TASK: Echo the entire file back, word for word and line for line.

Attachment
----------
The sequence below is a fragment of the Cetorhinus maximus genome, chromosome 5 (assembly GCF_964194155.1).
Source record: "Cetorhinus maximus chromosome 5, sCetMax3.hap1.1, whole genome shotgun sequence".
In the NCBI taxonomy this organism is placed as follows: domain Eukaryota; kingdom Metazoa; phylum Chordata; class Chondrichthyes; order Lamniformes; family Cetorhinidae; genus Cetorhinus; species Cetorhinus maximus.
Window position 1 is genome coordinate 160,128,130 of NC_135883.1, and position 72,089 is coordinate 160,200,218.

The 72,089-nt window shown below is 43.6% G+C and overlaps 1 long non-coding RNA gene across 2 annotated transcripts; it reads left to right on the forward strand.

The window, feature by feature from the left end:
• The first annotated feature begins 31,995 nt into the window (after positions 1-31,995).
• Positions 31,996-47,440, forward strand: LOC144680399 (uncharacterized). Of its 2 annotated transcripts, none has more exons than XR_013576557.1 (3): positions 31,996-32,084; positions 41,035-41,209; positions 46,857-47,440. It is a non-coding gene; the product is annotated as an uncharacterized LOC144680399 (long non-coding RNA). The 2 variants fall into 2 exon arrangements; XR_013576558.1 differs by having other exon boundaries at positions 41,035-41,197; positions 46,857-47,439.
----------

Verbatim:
The sequence below is a fragment of the Cetorhinus maximus genome, chromosome 5 (assembly GCF_964194155.1).
Source record: "Cetorhinus maximus chromosome 5, sCetMax3.hap1.1, whole genome shotgun sequence".
In the NCBI taxonomy this organism is placed as follows: domain Eukaryota; kingdom Metazoa; phylum Chordata; class Chondrichthyes; order Lamniformes; family Cetorhinidae; genus Cetorhinus; species Cetorhinus maximus.
Window position 1 is genome coordinate 160,128,130 of NC_135883.1, and position 72,089 is coordinate 160,200,218.

The 72,089-nt window shown below is 43.6% G+C and overlaps 1 long non-coding RNA gene across 2 annotated transcripts; it reads left to right on the forward strand.

The window, feature by feature from the left end:
• The first annotated feature begins 31,995 nt into the window (after positions 1-31,995).
• Positions 31,996-47,440, forward strand: LOC144680399 (uncharacterized). Of its 2 annotated transcripts, none has more exons than XR_013576557.1 (3): positions 31,996-32,084; positions 41,035-41,209; positions 46,857-47,440. It is a non-coding gene; the product is annotated as an uncharacterized LOC144680399 (long non-coding RNA). The 2 variants fall into 2 exon arrangements; XR_013576558.1 differs by having other exon boundaries at positions 41,035-41,197; positions 46,857-47,439.